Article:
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Health-IT early adopters well-poised for big-data advances in clinical medicine

Fred O'Connor | April 3, 2013
But the majority of US health providers are in smaller practices that have been slow to embrace electronic medical records

EHR use is greatest at multidisciplinary practices with more than 50 doctors, Handler says. At smaller clinics the adoption rate is between 5 percent and 10 percent, he says, adding that 75 percent of U.S. physicians practice in groups of five or fewer doctors.

As smaller practices merge, Handler sees the EHR adoption rate rising, but "100 percent EHR adoption could be another decade."

Most providers are familiarizing themselves with EHRs but only a few organizations are delving into data projects, said Jed Weissberg, senior vice president, hospitals, quality and care delivery excellence and a doctor at Kaiser Permanente, a 9 million-member health plan and care provider in Oakland, California. "The rest of American medicine is getting on the platform and getting up to speed."

But incorporating EHRs into health care does not automatically translate into robust data analysis. IT vendors, hospital executives and physicians pose unique challenges to getting big data into medicine.

Core EHRs "are still mainly used for documentation of individual patient visits and don't contain all the data you might like," Weissberg said.

At Kaiser, which completed rolling out its Epic Systems-powered EHR system, Kaiser Permanente HealthConnect, to its 37 hospitals and 533 medical offices in 2010, EHRs lacked the ability to capture pain and functionality data on patients who had joint surgery, for instance. Post-surgery metrics could be placed in a database that could help potential joint surgery patients learn how people with similar clinical conditions benefited from the operation.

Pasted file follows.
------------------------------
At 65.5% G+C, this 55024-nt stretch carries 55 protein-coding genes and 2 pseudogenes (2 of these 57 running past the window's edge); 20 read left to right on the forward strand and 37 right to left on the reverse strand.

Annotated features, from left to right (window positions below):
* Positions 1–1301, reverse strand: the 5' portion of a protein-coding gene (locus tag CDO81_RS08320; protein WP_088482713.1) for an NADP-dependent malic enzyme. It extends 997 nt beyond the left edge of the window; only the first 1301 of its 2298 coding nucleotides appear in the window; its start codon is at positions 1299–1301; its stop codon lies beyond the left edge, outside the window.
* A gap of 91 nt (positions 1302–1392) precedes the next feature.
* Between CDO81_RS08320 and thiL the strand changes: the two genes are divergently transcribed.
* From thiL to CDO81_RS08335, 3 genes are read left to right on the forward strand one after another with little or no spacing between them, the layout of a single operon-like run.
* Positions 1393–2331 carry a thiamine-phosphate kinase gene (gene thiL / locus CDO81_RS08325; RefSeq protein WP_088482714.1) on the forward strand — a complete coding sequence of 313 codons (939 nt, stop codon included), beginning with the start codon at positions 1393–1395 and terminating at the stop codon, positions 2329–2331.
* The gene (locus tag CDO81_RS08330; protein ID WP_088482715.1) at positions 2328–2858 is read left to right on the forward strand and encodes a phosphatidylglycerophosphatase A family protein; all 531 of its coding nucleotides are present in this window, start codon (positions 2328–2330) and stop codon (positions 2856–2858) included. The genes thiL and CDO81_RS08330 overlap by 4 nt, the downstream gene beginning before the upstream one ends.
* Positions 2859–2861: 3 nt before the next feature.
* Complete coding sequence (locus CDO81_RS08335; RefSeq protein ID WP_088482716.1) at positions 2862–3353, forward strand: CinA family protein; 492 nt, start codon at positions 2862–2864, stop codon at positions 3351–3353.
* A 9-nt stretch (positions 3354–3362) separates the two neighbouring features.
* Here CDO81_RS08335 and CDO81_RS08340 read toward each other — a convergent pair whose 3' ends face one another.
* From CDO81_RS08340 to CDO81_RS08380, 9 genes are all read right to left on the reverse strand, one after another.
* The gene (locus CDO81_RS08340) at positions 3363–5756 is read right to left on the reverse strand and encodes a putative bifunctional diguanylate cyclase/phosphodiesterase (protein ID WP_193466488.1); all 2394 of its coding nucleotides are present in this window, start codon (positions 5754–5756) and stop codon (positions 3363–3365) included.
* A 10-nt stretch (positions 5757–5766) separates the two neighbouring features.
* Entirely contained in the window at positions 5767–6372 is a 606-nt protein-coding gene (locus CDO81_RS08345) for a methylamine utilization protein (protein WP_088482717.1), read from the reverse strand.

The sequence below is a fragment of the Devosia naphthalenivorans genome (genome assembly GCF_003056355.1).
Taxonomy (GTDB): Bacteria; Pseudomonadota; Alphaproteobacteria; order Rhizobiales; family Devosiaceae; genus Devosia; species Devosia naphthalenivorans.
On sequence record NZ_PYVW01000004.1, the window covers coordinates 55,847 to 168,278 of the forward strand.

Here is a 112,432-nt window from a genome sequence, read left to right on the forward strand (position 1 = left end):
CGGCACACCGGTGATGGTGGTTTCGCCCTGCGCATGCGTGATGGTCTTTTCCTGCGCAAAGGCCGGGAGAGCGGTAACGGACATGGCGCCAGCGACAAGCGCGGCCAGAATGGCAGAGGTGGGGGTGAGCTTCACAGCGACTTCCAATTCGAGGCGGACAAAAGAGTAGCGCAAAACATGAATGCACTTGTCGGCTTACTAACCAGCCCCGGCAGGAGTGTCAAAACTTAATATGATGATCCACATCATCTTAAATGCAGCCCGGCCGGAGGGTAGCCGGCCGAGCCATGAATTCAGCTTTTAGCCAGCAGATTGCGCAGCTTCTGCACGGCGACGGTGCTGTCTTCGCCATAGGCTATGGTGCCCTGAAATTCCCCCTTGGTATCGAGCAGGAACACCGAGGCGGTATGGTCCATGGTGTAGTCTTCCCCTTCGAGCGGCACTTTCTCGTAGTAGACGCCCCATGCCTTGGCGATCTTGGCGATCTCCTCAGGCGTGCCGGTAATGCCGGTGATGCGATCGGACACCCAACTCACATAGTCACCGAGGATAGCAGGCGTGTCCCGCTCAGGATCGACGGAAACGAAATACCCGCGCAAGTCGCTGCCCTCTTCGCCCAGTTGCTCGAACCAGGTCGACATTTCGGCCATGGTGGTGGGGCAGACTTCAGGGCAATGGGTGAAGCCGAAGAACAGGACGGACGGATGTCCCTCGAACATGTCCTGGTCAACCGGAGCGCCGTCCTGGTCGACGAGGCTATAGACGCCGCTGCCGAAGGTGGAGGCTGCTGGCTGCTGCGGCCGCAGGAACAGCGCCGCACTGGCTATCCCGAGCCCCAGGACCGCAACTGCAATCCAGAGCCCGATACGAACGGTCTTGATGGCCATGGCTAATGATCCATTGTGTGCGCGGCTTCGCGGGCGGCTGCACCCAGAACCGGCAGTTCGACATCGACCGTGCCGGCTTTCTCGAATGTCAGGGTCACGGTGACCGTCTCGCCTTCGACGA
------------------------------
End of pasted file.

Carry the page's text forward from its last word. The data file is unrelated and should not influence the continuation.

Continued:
Kaiser will start capturing this data and is looking into having patients enter this information via a secure Web portal or having a physician assistant handle the task with a tablet during the follow-up visit.

"Everybody wants this approach to big data and more advanced analytics to work," Weissberg said, noting that querying a database to research unique medical conditions is cheaper and faster than launching a research study.

Personalized medicine usually entails talk of genomics, but EHRs and data mining can also lead to tailored care, he said.

"Starting with overall population we can define subsets by age, gender, clinical conditions and body mass index that are enough like you. We have enough data that we can at least show what happened to them."

For now, EHR functionality is limited to what developers build into the software, said Ramy Arnaout, a pathologist and associate director of the clinical microbiology laboratory at Beth Israel Deaconess Medical Center in Boston, noting that his views are his own and don't necessarily reflect those of his employer.

"If they don't build software that lets you mine data in the kind of ways that you're suggesting then you're largely out of luck," he said.


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